Your inability to recognize the restrictive and oppressive force that gender roles exercise upon the individual only reveals your own lacking understanding of basic sociology. That you then try to create a false dichotomy and pose it as a straw feminist, while completely failing to understand feminist critique of gender roles or common feminists positions on how to solve the problem with gender issues is mostly telling of your own prejudices.

Honestly, I'll discuss gender roles with you, but if I am to do it you really need to understand the issue first. And you need to get rid of the strawmen and false dichotomies.

manic_depressive13:

Um. So given a choice between:

A) Doing the bulk of domestic labour, bulk of child rearing and working a full time job.
B) Doing the bulk of domestic labour, bulk of child rearing and not working a full time job.

The fact that most women choose B is proof that gender roles are voluntary?

But sometimes it's not even that. (unfortunately i don't have statistics on that subject only qualitative information) There are women who say "screw my career and using the money to make house-life easier" and dedicate themselves to their home.

On top of that, how would you fix that? Force men to do housework? If you want to do a job and not do any house work shouldn't you look for a man who wants the opposite? Is the idea of female liberation male enslavement? I have nothing against women who don't want to do domestic labour but i'll be damned if i'll be expected to do 50% of it on top of working my ass off. I'd rather look for someone who's complementary.

And this leads to a critical issue. Feminists have been convincing more and more women they should have a job to be fully emancipated (and don't tell me that's second wave nonsense because modern feminists are as guilty of this as their predecessors) while on the other hand men still don't want to do both a full time job and housework. The Masculinist movement has yet to convince men they should do domestic labour to be fully emancipated. And now you get a clusterfuck where men kind of expect the same of women as they did in the past and women expect men to be Mister Perfect because she wants to be Miss Perfect. The result? Relative and absolute female happiness drops.

I believe in freedom of choice, down with the formal barriers. But this freedom of choice also includes the freedom of telling your kids what you'd want them to be even if it adheres to traditional gender roles, the freedom to make a movie which sells well even if it includes no female characters, freedom to advertise masculine products differently than feminine ones, etc. Is this perfect? No. But it sure is better than the alternative being offered. No feminist will force me to like/do domestic labor just to make it easier for women. I'll decide whether or not i'll do that on my own.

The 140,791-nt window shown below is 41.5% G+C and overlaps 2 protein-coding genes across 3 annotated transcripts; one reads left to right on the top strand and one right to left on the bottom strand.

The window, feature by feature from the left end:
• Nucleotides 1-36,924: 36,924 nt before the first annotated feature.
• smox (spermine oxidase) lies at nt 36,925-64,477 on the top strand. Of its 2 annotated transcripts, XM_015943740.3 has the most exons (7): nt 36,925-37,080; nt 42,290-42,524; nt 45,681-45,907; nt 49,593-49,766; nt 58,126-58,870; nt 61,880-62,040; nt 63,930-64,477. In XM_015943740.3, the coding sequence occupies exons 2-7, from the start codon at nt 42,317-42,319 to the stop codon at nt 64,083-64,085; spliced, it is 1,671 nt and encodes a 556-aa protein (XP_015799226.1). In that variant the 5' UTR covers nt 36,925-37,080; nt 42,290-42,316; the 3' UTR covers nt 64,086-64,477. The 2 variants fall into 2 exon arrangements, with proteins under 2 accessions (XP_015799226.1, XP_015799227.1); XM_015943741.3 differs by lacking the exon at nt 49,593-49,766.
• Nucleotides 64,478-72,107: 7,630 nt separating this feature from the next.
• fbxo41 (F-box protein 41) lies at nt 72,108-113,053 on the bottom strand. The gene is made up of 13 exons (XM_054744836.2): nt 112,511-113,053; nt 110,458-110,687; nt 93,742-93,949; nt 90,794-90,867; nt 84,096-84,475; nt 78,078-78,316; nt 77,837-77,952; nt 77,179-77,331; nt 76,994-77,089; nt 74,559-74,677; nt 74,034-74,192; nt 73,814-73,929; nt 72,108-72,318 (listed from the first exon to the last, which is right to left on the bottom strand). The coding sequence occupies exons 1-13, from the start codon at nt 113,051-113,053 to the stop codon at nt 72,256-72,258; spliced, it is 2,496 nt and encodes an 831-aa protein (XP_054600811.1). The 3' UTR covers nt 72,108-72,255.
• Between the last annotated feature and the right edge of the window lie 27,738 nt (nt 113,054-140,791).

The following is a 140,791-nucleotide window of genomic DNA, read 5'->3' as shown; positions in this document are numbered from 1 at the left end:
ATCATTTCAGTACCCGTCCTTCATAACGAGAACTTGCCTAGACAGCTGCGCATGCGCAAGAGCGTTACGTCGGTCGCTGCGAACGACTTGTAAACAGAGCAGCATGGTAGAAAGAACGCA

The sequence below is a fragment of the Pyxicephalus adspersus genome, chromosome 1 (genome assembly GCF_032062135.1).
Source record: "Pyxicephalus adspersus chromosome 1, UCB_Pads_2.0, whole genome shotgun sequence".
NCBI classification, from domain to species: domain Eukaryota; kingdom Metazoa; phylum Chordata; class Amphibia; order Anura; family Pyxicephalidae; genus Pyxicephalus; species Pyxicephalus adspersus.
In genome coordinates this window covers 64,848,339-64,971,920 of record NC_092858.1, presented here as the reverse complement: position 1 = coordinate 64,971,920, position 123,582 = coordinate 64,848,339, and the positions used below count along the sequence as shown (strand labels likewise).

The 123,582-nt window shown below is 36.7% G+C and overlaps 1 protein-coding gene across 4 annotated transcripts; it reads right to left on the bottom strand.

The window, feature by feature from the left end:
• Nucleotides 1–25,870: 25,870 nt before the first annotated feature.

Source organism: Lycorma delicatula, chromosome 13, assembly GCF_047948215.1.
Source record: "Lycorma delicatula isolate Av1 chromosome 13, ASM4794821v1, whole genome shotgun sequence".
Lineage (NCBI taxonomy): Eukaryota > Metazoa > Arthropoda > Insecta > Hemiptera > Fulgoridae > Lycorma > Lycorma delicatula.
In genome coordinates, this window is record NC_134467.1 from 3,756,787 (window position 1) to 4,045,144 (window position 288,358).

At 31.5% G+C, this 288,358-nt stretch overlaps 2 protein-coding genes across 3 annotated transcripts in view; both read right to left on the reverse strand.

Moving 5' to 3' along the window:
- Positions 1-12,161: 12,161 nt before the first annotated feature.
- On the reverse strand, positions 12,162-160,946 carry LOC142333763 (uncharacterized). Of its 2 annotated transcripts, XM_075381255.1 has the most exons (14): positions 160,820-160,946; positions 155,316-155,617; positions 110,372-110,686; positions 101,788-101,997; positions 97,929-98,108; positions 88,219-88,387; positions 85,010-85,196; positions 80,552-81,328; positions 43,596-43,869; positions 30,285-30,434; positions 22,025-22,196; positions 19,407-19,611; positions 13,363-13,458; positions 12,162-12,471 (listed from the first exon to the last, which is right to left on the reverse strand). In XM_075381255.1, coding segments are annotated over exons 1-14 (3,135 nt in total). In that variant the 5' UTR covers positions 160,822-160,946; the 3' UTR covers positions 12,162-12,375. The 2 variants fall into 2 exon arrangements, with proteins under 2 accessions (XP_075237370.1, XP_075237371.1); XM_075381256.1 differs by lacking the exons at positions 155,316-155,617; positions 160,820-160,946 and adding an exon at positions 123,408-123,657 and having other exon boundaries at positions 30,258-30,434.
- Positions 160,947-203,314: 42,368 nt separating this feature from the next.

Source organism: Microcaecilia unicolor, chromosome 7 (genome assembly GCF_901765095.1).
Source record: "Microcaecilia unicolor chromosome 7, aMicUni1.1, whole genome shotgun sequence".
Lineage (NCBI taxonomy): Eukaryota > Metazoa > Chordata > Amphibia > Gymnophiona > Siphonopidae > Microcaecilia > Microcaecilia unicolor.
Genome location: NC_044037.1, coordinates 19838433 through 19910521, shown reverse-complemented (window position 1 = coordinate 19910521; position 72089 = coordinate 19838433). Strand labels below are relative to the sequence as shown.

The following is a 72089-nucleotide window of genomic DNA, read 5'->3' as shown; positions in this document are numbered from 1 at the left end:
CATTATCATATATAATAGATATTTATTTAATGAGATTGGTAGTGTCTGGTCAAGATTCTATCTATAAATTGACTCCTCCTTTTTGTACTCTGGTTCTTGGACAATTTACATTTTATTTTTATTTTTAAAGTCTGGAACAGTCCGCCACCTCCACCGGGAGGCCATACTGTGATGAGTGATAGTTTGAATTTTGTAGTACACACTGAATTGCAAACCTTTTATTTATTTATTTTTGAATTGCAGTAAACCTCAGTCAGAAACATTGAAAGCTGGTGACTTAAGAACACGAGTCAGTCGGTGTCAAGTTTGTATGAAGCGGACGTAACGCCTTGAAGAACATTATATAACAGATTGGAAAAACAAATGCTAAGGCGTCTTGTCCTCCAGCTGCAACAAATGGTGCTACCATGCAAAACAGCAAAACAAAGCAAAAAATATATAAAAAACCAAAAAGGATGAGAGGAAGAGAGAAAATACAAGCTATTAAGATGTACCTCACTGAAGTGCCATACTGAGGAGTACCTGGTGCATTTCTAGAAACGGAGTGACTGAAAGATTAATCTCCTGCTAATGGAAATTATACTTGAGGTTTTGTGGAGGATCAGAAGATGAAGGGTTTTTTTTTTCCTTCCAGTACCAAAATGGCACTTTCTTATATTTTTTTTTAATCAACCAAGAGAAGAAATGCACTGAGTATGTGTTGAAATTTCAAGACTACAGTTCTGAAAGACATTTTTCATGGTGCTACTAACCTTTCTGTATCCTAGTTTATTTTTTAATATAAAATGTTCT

Gethsemani:

By their very nature gender roles are restrictive and oppressive. They serve as social and cultural tools for dividing labor, responsibility, prestige and associated rewards along narrow lines based on your perceived gender and your ability to adhere to the social and cultural expectations on your gender. Is that harmful? Yes.

It depends on how said "roles" are enforced. If they are formally enforced, yes. If it's informal pressure, no. There are plenty of people: men and women alike, who don't adhere to the traditional gender roles. Traditional gender roles are no different than any other influence in our society. It's like expecting your own kids to go to college.

Why is it harmful? Because it is inherently restrictive and oppressive. Deviation from your gender role will result in social punishment, via infringed ability to operate in society or pure ostracizing, which discourages deviation. It doesn't matter if this happens to a woman who wants to be a construction worker or a man who wants to be a nurse, a girl who likes to play rugby or a boy who enjoys playing with dolls. In the end, their inability to operate within the confines of their gender role will lead to societal backlash and punishment, at its' mildest with scorn and questioning attitudes and at its' worst with sheer bullying and expulsion from social groups.

It ain't either restrictive nor oppressive unless you allow it to be. And this "social punishment" is lowering across the western world. I have yet to read about cases of women being "socially punished" because they worked full time. Ironically my mother sometimes felt "bad" because she didn't work, not because she wanted to, but because of this whole concept of "an emancipated woman needs to have a job" which 2nd wavers brought and third wavers still gladly embrace in a more subtle fashion. And to this day there are still many, even prominent, feminists who don't mind spouting 2nd wave nonsense.